A truly useful mission state-
ment must include the ‘why’
of your business. 8
Spirit unwittingly kicked a
hornets’ nest in Congress when
it added fees for carryons. 29
THE NATIONAL NEWSPAPER OF THE TRAVEL INDUSTRY
JULY 5, 2010
[ PLEDGES STRICT ENFORCEMENT ]
Carnival to set
tight new limits
By Johanna Jainchill
Effective Aug. 1, Carnival Cruise Lines will
permit only Carnival-approved rates to be
mentioned in any form of communication
between travel retailers and consumers.
The new policy updates the Advertised
Pricing Policy, set in 2005, which stipulated
that only Carnival-approved rates could be
advertised in various forms of mass media.
“We are extremely excited,” said Joni Rein,
Carnival’s vice president for worldwide sales.
“It will give a terrific boost to travel agents
who choose to sell based on service, expertise
The old policy allowed for some forms
of discounting in various types of nonmass
media communications, such as phone con-
versations, email, fliers and other forms of
direct, individual communication.
Carnival said the old policy had resulted
in continued price inconsistency within the
Changing of the guard
Leadership posts at some of the industry’s most influential enterprises are suddenly
coming open, promising to shake travel to its foundation and shape its future.
Industry seeks marketing funds from BP
‘The objective is to ensure
a truly level playing field
among travel agencies.’
— Carnival Cruise Lines
“The objective is to ensure a truly level
playing field among travel agencies and to
eliminate the unauthorized manipulation of
our pricing at the agency level,” Carnival said
in a statement. “Inconsistent pricing in the
marketplace confuses the consumer and encourages shopping, undermines an agency’s
ability to sell on service and relationships
and to close sales, and erodes the value of the
The new policy is similar to Royal Caribbean’s no-rebating policy, which prevents an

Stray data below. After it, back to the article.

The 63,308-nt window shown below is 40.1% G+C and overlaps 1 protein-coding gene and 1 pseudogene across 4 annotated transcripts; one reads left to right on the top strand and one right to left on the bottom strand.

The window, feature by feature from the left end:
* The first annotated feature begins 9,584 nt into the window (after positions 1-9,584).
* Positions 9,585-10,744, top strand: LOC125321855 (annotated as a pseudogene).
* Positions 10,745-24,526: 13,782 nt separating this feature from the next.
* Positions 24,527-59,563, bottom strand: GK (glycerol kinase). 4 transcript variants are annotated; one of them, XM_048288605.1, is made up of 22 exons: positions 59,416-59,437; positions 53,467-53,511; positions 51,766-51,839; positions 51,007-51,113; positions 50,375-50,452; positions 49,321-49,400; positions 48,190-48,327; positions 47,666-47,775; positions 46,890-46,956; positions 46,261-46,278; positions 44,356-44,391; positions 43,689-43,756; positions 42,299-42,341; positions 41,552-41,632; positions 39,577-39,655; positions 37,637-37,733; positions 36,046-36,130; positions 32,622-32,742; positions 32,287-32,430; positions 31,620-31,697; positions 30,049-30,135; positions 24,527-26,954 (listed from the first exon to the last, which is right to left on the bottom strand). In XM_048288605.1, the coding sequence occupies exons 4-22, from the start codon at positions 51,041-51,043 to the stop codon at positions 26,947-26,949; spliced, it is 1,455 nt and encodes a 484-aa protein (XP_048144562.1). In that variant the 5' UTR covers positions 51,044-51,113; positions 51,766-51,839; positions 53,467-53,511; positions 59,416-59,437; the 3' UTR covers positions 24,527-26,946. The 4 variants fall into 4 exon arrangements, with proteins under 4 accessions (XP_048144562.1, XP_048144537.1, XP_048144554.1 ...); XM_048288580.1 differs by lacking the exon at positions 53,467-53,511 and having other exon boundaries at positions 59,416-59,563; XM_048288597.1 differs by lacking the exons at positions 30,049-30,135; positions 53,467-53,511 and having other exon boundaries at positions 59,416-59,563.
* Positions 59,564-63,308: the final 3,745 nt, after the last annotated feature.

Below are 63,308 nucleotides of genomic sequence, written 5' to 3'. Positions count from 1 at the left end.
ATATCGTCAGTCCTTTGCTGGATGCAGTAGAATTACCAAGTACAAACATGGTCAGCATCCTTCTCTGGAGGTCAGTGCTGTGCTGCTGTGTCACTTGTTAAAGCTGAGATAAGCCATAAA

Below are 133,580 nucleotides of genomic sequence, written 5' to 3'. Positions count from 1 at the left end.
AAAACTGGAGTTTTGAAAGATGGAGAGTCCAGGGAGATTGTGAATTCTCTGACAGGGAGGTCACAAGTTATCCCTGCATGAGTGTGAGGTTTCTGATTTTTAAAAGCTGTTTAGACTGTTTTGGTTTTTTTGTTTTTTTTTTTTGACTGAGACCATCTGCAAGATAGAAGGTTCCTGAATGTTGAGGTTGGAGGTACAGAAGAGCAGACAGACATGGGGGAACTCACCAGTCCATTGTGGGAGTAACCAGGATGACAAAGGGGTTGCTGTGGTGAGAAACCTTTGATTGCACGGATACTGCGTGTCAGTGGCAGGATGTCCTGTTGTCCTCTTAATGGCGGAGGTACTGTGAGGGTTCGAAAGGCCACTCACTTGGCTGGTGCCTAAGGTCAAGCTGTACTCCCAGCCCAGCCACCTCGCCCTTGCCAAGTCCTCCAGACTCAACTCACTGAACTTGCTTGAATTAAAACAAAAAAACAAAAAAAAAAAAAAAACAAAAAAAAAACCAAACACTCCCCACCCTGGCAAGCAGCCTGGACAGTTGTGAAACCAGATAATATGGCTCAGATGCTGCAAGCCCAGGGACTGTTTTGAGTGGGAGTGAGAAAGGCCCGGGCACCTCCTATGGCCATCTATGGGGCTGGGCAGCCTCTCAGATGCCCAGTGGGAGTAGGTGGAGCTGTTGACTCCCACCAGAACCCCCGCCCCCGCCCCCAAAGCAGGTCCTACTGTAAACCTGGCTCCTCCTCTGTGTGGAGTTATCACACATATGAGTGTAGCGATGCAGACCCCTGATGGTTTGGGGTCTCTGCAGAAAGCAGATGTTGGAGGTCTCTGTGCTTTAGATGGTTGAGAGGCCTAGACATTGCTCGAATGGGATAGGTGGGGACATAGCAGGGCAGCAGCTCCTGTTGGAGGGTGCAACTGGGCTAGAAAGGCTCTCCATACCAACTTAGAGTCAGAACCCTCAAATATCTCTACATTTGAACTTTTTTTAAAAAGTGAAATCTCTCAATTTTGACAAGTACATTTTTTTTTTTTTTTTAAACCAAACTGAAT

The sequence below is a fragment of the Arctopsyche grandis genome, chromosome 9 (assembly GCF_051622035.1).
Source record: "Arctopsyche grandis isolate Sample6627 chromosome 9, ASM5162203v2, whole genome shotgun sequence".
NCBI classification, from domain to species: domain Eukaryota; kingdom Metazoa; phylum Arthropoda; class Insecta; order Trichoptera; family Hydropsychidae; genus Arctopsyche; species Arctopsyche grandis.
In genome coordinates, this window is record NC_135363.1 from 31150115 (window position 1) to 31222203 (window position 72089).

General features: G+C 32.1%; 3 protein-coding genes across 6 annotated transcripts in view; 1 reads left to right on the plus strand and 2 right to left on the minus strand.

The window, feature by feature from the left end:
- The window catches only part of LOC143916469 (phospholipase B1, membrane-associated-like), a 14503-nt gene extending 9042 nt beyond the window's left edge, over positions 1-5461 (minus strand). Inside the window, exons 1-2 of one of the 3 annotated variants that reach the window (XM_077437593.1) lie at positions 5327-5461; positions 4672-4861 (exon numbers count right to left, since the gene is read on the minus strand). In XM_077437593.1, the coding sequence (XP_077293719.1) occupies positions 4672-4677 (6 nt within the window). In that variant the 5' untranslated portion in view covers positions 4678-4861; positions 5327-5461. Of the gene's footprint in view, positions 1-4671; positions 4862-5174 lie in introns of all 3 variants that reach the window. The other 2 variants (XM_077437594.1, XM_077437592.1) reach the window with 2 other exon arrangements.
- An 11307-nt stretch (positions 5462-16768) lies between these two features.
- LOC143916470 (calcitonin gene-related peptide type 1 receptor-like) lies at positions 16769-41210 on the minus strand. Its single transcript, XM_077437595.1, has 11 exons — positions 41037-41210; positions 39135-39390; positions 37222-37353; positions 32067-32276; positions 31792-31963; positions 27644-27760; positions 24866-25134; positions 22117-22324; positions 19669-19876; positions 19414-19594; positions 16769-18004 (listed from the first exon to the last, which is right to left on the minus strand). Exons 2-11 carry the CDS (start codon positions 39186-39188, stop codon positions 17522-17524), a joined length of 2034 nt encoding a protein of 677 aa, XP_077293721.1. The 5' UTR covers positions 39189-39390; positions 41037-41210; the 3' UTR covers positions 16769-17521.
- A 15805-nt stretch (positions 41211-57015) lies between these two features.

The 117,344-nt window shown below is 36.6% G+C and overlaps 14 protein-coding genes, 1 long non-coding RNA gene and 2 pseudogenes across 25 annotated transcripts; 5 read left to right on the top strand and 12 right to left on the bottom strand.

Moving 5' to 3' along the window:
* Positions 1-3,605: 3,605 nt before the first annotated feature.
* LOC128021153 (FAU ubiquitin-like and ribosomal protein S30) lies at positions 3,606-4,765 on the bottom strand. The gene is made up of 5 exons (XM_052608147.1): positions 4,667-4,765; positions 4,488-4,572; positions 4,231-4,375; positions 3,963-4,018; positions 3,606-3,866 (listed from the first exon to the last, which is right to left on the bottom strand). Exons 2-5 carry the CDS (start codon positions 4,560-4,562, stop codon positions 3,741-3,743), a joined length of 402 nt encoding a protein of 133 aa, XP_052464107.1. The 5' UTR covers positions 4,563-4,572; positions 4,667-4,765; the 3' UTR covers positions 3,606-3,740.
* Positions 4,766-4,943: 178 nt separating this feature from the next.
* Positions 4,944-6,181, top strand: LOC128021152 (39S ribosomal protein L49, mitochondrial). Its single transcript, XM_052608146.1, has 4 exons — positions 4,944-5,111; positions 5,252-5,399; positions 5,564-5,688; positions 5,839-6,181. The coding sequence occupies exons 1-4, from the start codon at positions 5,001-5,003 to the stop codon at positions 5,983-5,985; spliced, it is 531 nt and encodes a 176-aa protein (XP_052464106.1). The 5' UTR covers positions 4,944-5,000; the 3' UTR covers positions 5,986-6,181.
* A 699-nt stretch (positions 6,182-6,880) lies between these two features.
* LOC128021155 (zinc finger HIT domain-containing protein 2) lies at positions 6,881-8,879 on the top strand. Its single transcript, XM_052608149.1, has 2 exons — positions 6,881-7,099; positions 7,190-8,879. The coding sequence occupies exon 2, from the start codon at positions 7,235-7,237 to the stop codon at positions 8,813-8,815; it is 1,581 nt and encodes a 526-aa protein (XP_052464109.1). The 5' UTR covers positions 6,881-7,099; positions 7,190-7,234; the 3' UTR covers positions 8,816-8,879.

agency from advertising, marketing or selling below its published or contracted pricing
By Bill Poling
WASHINGTON — It’s a two-front
The oil in the Gulf of Mexico is
the principal enemy, but equally
troubling for the travel industry are
public perceptions — mostly misperceptions — about the status of
travel destinations in the region.
Gulf Coast tourism officials are determined
to fight those negative impressions with marketing, advertising and information — and
some are asking oil giant BP to pay for it all.
At a Capitol Hill briefing last week on the
spill and its effect on tourism, U.S. Travel
Association President Roger Dow called it
a “perceptual crisis,” and told congressional
staffers, industry observers and the news
media it was the kind of crisis that could be
fixed with accurate information and intelli-
gent marketing and promotion.
Perry said what was needed for the entire
region was about $500 million, in one big
fund if possible.
He said a carve-out from the existing $20
billion compensation fund is a possibility,
but as currently established, the fund isn’t set
up to handle requests for marketing support.
He said Mobile, Ala., made such a request
but was told it did not meet the guidelines
for filing claims.
Perry admitted that earmarking such a
sum for tourism marketing might be seen as
a “hard sell” when small businesses throughout the region are struggling and filing claims
for direct relief.
However, Perry and others said waging
war against misperceptions and misinformation is essential to save the tourism economy
of the region and repair what he called the
“brand damage” caused by the oil. It is, as
Perry put it, “a brand- and perception-driven
business,” and it responds to marketing.